Let us first speak to the limitations that The Simpsons encounters in its presentation of the Odyssey. The first is technological: even with computer animation, it’s simply not feasible to represent all of the Greeks who emerge from the Trojan Horse and destroy Troy, all 136 of Penelope’s suitors, or the dozen fully-outfitted ships that Odysseus possesses at the start of his journey. As a result, the Odyssean episodes presented in “Tales from the Public Domain” are usually restricted in scale, with five or six characters standing in for dozens. The second, and arguably more important, is character-driven. The famously wily and enduring Odysseusis portrayed in the episode by Homer Simpson, a character equally known for his low intelligence and willpower. Therefore, the episode must focus on stories of Odysseus that reflect Homer’s character as much as the (poet) Homer’s character. It is therefore little surprise that “Tales from the Public Domain” focuses on the encounters with the Sirens and Circe, two events from the Odyssey that connect more to
Odysseus’ desires (for fame and sex, respectively) than to his intellectual abilities. Tellingly, a famous monster episode that “Tales from the Public Domain” omits is the cyclops Polyphemus, who’s such a glutton that he eats several of Odysseus’ men and gets drunk as a skunk. There is a deleted scene of this episode with Comic Book Guy as the cyclops (figure 1). But it makes sense that the producers axed this scene, since it works against the joke that Homer Simpson-Odysseus is the most gluttonous of all.
Furthermore, the stories are adapted in order to allow Homer’s character to meld with, and sometimes overwhelm, Odysseus’. The Sirens are avoided not because, as in the Odyssey, Odysseus makes it possible for his crewmates to ignore their temptation with the wax-in-the-ears ploy, but because their vocal invitations are muted by the apparently horrific sight of the creatures, presented in “Tales from the Public Domain” as scantily clad and unshaven versions of Marge’s sisters Patty and Selma (figure 2). Circe varies even more noticeably from her Homeric antecedent, with Homer-Odysseus actually devouring his crewmen rather than saving them (figure 3). However, this isn’t as great a departure from Homer as it seems at first. all of Odysseus’ crewmen still die in the Odyssey--and on the very next island they come to. The real difference is that in The Simpsons episode they’re undone by Odysseus’ appetite rather than by Odysseus’ sleepiness. That said, it’s quite clear that in “Tales from the Public Domain” it’s the character of Homer Simpson that drives the portrayal of Odysseus, not the other way around.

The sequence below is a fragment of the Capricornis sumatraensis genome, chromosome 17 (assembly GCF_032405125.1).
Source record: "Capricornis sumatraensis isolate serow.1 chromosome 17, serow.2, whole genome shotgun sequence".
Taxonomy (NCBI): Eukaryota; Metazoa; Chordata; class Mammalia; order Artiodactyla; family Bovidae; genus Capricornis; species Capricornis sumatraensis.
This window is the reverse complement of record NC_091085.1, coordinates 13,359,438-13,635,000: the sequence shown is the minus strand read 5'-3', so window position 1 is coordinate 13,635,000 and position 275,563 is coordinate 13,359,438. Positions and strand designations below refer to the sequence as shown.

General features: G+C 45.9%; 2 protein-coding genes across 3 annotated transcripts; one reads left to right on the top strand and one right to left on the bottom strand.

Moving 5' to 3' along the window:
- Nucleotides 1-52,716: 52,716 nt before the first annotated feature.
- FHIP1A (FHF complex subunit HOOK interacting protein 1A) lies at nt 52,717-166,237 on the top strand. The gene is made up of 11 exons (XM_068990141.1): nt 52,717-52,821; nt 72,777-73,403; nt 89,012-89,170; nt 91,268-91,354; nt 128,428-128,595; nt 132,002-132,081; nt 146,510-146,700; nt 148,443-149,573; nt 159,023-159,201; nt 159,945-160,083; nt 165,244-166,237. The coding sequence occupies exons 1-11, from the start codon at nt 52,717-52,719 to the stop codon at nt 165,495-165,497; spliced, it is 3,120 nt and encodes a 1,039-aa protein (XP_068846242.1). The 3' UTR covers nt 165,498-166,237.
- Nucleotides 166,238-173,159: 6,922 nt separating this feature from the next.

Because of the above-described circumstances, and the exigencies of a seven-minute vignette, the take of “Tales from the Public Domain” on the Odyssey is necessarily limited. However, it still manages to use its form, and the unique advantages offered by using the familiar characters of The Simpsons universe, to ask some remarkably deep questions about the Homeric epics, in particular about the issues of morality and aging. In the Odyssey Odysseus is a morally-complicated hero, but he is still a hero, and his actions are almost always at least somewhat justified within the rules of the text. Homer Simpson, on the other hand, while a beloved figure, is more than capable of doing something that is clearly wrong, even if he is a nicer man than the King of Ithaca. As a result, “Tales from the Public Domain” is able to reframe two of Odysseus’ most famous accomplishments, the Trojan Horse and the killing of the suitors. In the episode, the Greeks, led by an Agamemnon character grafted onto Springfield’s Moe the bartender, are depicted as indiscriminate marauders rather than heroes. While negative interpretations of the sack of Troy have existed for generations, the one found here is unique in its criticism of thoughtless violence (possibly a more modern concern) rather than of morally-troubling but clearly intentional punishments.